In the past decade or so, if you were a pitcher, you wanted to be in the St. Louis Cardinals organization. It seems that year after year the Cardinals reach down into their minor-league system and pull up pitchers who become successful big-leaguers.
Morris Community High School graduate Zach Petrick is living that dream. The first part of it, anyway.
After going undrafted after two years at Joliet Junior College and two more at Northeastern Ohio University, Petrick was signed by the Cardinals as a non-drafted free agent on June 19, 2012. Since then, he has been nothing short of spectacular.
In his first stop, the Johnson City Cardinals of the Rookie Appalachian League in 2012, he went 5-0 with a 2.17 ERA. Hard to top that, but not impossible. All Petrick did in 2013 was go 1-0 with a 0.83 ERA with Peoria of the Single-A Midwest League before moving to Palm Beach of the Single-A Advanced Florida State League. He went 3-0 with a 0.27 ERA there before getting pushed ahead to Double-A Springfield of the Texas League, where he was 3-3 with a 3.99 ERA. He finished 2013 with a 7-3 record and 1.99 ERA in 113 innings, striking out 122 and walking just 27. For his efforts, he was named the Pitcher of the Year in the Cardinals organization, no small feat given the historical depth of pitching in that company.
“That was a crazy year,” Petrick said. “The biggest thing was all the moves. I went from Peoria to Palm Beach to Springfield. Once I would get used to a place, I moved on to another one.”
One advantage Petrick had in his back pocket was his big brother. Billy Petrick had done the moving around in the Cubs organization a few years prior, eventually reaching the big club in 2007.
“Billy was a big help,” Zach said about his brother. “Especially when I moved up a league. He gave me some good advice about not getting nervous and just going out there and competing. The game’s no different. You still have to go out there and do your job, no matter where you are.”
Zach Petrick started out this season at Springfield in Double-A again, but after going 2-0 with a 0.48 ERA in three starts, the Cardinals moved him up to Triple-A Memphis, one step away from Busch Stadium. So far at Memphis, he is 5-4 with a 4.97 ERA. He did have one rough outing July 1, when he was touched for eight earned runs in only 11⁄3 innings, but other than that, he has more or less maintained his level of excellence.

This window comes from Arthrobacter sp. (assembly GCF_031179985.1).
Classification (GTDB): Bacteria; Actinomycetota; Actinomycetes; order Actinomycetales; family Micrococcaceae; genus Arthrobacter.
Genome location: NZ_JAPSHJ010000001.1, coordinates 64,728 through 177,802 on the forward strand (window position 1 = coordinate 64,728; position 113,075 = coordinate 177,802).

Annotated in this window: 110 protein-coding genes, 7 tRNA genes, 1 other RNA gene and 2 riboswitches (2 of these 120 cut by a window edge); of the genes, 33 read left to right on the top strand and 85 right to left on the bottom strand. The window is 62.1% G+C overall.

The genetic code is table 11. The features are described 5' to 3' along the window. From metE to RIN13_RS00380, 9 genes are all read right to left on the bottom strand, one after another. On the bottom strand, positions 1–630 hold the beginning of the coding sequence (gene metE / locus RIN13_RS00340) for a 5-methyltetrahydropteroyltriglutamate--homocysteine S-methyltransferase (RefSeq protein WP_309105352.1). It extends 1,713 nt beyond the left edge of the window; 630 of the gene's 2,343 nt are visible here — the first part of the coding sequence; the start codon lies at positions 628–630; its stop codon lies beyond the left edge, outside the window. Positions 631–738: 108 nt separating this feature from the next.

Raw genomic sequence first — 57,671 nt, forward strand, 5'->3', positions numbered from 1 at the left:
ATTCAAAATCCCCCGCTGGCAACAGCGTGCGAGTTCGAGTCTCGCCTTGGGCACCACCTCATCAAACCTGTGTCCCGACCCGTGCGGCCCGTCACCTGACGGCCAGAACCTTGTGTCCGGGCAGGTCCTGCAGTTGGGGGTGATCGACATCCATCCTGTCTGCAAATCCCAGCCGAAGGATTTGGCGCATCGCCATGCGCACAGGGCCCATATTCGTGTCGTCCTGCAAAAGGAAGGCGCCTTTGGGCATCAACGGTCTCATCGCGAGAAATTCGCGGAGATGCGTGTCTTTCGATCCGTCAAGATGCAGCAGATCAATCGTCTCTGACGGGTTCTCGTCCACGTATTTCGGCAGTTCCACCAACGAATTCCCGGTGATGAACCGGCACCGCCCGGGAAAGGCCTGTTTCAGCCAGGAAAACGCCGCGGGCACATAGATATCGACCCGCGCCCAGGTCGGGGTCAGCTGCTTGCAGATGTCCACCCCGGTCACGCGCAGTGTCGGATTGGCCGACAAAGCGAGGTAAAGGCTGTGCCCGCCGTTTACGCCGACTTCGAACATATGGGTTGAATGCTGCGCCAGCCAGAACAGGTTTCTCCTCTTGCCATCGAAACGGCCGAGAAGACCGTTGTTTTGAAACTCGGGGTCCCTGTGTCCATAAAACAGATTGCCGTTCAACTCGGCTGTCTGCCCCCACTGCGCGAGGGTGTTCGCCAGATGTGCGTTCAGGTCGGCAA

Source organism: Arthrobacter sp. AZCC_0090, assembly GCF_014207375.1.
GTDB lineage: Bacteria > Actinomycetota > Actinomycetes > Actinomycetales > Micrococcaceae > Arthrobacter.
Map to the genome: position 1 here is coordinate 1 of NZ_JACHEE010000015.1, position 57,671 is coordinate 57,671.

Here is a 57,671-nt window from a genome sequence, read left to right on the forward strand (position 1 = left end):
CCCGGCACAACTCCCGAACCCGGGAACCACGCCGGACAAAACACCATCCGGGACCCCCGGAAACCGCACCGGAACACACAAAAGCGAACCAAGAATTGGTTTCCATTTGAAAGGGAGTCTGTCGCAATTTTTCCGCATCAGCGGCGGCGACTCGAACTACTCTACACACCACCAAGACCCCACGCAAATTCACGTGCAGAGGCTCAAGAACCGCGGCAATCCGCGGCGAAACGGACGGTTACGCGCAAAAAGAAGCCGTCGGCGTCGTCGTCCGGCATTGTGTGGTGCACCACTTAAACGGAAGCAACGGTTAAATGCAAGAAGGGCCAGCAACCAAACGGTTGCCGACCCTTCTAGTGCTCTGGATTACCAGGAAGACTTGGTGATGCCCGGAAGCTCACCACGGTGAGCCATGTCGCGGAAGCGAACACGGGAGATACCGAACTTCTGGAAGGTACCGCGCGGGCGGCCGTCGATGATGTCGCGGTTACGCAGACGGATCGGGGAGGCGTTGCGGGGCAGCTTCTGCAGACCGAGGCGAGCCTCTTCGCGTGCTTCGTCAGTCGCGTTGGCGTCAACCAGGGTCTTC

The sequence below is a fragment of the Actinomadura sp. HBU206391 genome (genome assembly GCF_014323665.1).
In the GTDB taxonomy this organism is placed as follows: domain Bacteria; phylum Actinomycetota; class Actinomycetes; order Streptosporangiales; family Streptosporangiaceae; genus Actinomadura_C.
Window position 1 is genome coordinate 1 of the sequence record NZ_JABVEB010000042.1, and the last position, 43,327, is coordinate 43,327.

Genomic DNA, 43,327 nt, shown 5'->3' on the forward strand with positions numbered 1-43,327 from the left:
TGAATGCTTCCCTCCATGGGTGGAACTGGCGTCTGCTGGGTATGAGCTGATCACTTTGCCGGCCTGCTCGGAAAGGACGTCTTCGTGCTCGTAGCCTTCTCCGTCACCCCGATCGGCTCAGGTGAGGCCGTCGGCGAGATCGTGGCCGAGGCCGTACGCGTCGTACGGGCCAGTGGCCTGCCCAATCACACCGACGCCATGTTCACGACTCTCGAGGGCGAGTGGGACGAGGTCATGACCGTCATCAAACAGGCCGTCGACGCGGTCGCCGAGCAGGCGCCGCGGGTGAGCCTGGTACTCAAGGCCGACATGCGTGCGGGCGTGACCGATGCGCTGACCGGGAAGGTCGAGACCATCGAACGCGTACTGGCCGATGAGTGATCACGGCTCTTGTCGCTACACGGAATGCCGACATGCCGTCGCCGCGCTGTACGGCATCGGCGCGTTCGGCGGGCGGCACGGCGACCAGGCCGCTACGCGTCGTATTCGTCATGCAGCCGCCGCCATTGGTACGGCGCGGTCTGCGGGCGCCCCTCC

“It’s a whole new league,” he admitted. “I am trying to get to know the hitters in this league now. A lot of them have spent some time in the major leagues and are trying to get back there. They are a lot more disciplined here, and they will definitely take advantage of any mistakes you make.
“The biggest thing for me right now is learning how to pitch when I am behind in the count. I have to throw a breaking ball when they are expecting a fastball, but it can’t be just any breaking ball. It has to be a good one, and it has to be a strike. There’s a lot more riding on every pitch, it seems like.”
Petrick said the key to his success over the past couple of years has been the command of his fastball. His velocity hovers around 90-91 MPH, occasionally heating it up to 93. That’s pretty good, but certainly not enough to get by on. He has added a sinking, two-seam fastball to his bread-and-butter four-seamer, and is beginning to see results.
“It feels good to keep moving up, especially since our farm system is regarded as one of the best ones in the game. I am very comfortable with how they are preparing me if I ever get fortunate enough to get that call to come up.
“It’s good that I have learned the two-seam fastball. I have never really been able to have much success with commanding that before, but now I am getting the feel for it. It’s a nice way to get out of some jams by getting a grounder for a double play.”
At this level, Petrick, who will turn 25 on July 29, knows that every little thing he can do to help himself matters. And for those things, he can harken back to his days as a member of the Morris Redskins.
“You have to be an athlete on the mound,” he said. “You have to field your position and now, I have to bat. I think back to when I was playing shortstop and hitting in high school. If you can make the plays in the field to save a run or two, or lay down a bunt that moves a runner up and he scores, that leads to wins. You have to help yourself in any way possible, and a lot of that is stuff I learned when I was growing up playing ball in Morris.
“I hope I get that call to get on the plane and meet the big club where ever they are, but I can’t really worry about if I will get it or not. I just want to go out there and keep doing my job well enough that they can’t keep me down here forever.”